When the day of the swimrun came, I remember everyone else being so nervous but I was just so excited to give it a go and put it all together. The furthest I’d run in training was 11 miles so there was something exciting about race day to see if we could pull it off – the running totalled a marathon distance!

Photo Credit: Wildman Media

The event itself, in the Lake District, was brilliantly organised. I loved how it wasn’t commercialised or spoilt with big signs or buoys – there was just some sawdust arrows on the floor every 200m that you had to spot, and other than that it was just you and your partner with a compass, whistle and an awful lot of hope! I liked the simplicity of the event as there were no triathlon-style transitions or faffing. Being out in the wilderness was also fabulous; at times you felt like you were the only person in the Lake District. It was amazing!

Open-water swim struggles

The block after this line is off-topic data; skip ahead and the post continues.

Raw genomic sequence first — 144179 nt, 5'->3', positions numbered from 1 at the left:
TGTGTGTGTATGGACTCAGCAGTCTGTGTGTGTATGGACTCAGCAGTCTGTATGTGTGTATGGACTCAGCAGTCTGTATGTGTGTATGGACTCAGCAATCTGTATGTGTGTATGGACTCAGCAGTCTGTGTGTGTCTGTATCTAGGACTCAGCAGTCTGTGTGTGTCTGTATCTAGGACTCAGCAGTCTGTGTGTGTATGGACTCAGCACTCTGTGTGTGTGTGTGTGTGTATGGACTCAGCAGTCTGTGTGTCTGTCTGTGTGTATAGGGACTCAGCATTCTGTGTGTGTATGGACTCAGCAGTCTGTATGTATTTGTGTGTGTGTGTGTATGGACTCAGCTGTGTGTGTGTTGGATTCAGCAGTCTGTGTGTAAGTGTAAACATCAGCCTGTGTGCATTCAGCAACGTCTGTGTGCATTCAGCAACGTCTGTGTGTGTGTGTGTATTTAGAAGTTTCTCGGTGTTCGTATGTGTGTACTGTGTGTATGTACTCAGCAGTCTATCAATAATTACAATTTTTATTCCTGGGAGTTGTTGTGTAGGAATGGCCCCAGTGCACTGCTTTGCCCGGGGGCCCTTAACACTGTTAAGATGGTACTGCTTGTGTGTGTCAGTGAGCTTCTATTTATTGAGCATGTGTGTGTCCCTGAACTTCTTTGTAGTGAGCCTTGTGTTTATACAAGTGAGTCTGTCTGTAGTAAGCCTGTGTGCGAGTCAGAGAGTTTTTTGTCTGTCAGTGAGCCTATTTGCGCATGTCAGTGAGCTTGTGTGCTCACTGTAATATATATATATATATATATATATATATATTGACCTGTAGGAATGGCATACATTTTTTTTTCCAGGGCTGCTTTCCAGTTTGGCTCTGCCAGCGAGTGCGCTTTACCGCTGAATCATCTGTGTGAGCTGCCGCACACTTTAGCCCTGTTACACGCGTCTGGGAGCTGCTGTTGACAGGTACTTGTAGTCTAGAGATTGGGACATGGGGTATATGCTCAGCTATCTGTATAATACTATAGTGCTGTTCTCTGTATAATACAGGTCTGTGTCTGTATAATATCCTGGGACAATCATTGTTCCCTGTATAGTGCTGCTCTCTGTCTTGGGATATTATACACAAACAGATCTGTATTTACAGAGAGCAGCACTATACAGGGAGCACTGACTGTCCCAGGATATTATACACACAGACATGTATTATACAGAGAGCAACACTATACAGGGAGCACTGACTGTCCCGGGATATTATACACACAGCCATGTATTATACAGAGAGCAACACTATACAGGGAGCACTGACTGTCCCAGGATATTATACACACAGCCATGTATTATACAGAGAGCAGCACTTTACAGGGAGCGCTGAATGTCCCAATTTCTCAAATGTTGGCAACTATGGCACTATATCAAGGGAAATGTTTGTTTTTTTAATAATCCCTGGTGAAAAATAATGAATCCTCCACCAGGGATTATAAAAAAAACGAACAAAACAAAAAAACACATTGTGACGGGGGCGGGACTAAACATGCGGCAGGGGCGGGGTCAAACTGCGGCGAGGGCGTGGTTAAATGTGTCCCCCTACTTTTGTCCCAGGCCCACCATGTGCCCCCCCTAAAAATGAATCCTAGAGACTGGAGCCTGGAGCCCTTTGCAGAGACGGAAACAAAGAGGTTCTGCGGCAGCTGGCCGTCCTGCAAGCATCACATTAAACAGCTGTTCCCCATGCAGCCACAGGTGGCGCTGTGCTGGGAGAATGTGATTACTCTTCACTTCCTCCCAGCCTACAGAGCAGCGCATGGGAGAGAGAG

Sophie and I had said we’d be happy if we could make it to half-way round (we didn’t expect to finish). By the time we got to the second lake (early on, with probably another 6 hours to go) the marshals told us we were the second ladies team. That was it, my competitive side came out. It was no longer a mindset of We’ll just try to get to half-way, it was now We’re coming second and that’s where we’re going to stay! Sophie and I still laugh about that, as anything could have happened over the next 6 hours.

Photo Credit: Wildman Media

As the weather was so bad (typical for July in the UK!) it made for some really choppy swims. Sophie and I had a tow-rope that we used for the first time on the first swim, but I found my watch and arm kept getting tangled up in it (Sophie was leading the swim out). I figured I’d be able to sit on Sophie’s feet without the tow-rope so we decided not to use it for swim two. Worst decision ever! Sophie’s feet (trainers) just disappeared and the choppiness of the lake from the bad weather made it incredibly hard.